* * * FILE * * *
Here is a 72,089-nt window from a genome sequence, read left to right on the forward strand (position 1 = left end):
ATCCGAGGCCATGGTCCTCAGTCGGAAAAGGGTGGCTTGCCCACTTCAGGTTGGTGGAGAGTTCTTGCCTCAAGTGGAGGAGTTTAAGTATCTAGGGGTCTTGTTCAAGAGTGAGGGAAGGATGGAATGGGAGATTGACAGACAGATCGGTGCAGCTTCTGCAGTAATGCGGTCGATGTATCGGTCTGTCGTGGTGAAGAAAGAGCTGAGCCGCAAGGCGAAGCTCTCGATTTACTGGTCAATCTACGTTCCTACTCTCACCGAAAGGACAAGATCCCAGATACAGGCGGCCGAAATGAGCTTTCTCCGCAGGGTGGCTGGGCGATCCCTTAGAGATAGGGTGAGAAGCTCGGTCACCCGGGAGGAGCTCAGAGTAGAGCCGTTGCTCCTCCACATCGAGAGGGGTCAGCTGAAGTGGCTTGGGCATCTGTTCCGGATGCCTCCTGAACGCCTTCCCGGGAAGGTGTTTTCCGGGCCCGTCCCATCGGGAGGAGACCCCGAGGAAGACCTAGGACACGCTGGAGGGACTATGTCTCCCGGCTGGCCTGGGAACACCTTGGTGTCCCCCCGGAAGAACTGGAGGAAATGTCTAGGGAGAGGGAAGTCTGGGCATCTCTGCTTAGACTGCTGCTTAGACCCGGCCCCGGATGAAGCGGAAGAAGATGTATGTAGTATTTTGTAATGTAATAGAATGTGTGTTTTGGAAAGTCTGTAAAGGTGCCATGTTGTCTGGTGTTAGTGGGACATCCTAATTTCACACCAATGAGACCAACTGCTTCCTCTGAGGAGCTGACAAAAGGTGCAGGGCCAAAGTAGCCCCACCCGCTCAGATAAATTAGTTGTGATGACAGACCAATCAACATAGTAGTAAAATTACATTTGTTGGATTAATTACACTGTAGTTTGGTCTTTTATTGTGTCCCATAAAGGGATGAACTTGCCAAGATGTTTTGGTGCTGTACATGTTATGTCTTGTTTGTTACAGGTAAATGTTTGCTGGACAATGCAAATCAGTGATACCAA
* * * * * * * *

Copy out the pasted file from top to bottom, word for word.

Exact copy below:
Here is a 72,089-nt window from a genome sequence, read left to right on the forward strand (position 1 = left end):
ATCCGAGGCCATGGTCCTCAGTCGGAAAAGGGTGGCTTGCCCACTTCAGGTTGGTGGAGAGTTCTTGCCTCAAGTGGAGGAGTTTAAGTATCTAGGGGTCTTGTTCAAGAGTGAGGGAAGGATGGAATGGGAGATTGACAGACAGATCGGTGCAGCTTCTGCAGTAATGCGGTCGATGTATCGGTCTGTCGTGGTGAAGAAAGAGCTGAGCCGCAAGGCGAAGCTCTCGATTTACTGGTCAATCTACGTTCCTACTCTCACCGAAAGGACAAGATCCCAGATACAGGCGGCCGAAATGAGCTTTCTCCGCAGGGTGGCTGGGCGATCCCTTAGAGATAGGGTGAGAAGCTCGGTCACCCGGGAGGAGCTCAGAGTAGAGCCGTTGCTCCTCCACATCGAGAGGGGTCAGCTGAAGTGGCTTGGGCATCTGTTCCGGATGCCTCCTGAACGCCTTCCCGGGAAGGTGTTTTCCGGGCCCGTCCCATCGGGAGGAGACCCCGAGGAAGACCTAGGACACGCTGGAGGGACTATGTCTCCCGGCTGGCCTGGGAACACCTTGGTGTCCCCCCGGAAGAACTGGAGGAAATGTCTAGGGAGAGGGAAGTCTGGGCATCTCTGCTTAGACTGCTGCTTAGACCCGGCCCCGGATGAAGCGGAAGAAGATGTATGTAGTATTTTGTAATGTAATAGAATGTGTGTTTTGGAAAGTCTGTAAAGGTGCCATGTTGTCTGGTGTTAGTGGGACATCCTAATTTCACACCAATGAGACCAACTGCTTCCTCTGAGGAGCTGACAAAAGGTGCAGGGCCAAAGTAGCCCCACCCGCTCAGATAAATTAGTTGTGATGACAGACCAATCAACATAGTAGTAAAATTACATTTGTTGGATTAATTACACTGTAGTTTGGTCTTTTATTGTGTCCCATAAAGGGATGAACTTGCCAAGATGTTTTGGTGCTGTACATGTTATGTCTTGTTTGTTACAGGTAAATGTTTGCTGGACAATGCAAATCAGTGATACCAA